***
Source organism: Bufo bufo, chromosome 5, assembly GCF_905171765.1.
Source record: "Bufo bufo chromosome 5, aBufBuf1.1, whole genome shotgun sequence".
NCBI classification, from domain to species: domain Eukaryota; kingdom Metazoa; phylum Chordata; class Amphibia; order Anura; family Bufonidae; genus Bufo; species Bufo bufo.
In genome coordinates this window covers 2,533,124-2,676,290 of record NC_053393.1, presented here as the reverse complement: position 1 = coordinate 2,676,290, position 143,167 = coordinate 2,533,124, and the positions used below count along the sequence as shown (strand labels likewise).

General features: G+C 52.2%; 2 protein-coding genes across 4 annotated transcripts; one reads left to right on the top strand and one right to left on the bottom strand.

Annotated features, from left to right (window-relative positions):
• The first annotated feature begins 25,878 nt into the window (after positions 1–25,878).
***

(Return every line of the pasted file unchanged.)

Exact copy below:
Source organism: Bufo bufo, chromosome 5, assembly GCF_905171765.1.
Source record: "Bufo bufo chromosome 5, aBufBuf1.1, whole genome shotgun sequence".
NCBI classification, from domain to species: domain Eukaryota; kingdom Metazoa; phylum Chordata; class Amphibia; order Anura; family Bufonidae; genus Bufo; species Bufo bufo.
In genome coordinates this window covers 2,533,124-2,676,290 of record NC_053393.1, presented here as the reverse complement: position 1 = coordinate 2,676,290, position 143,167 = coordinate 2,533,124, and the positions used below count along the sequence as shown (strand labels likewise).

General features: G+C 52.2%; 2 protein-coding genes across 4 annotated transcripts; one reads left to right on the top strand and one right to left on the bottom strand.

Annotated features, from left to right (window-relative positions):
• The first annotated feature begins 25,878 nt into the window (after positions 1–25,878).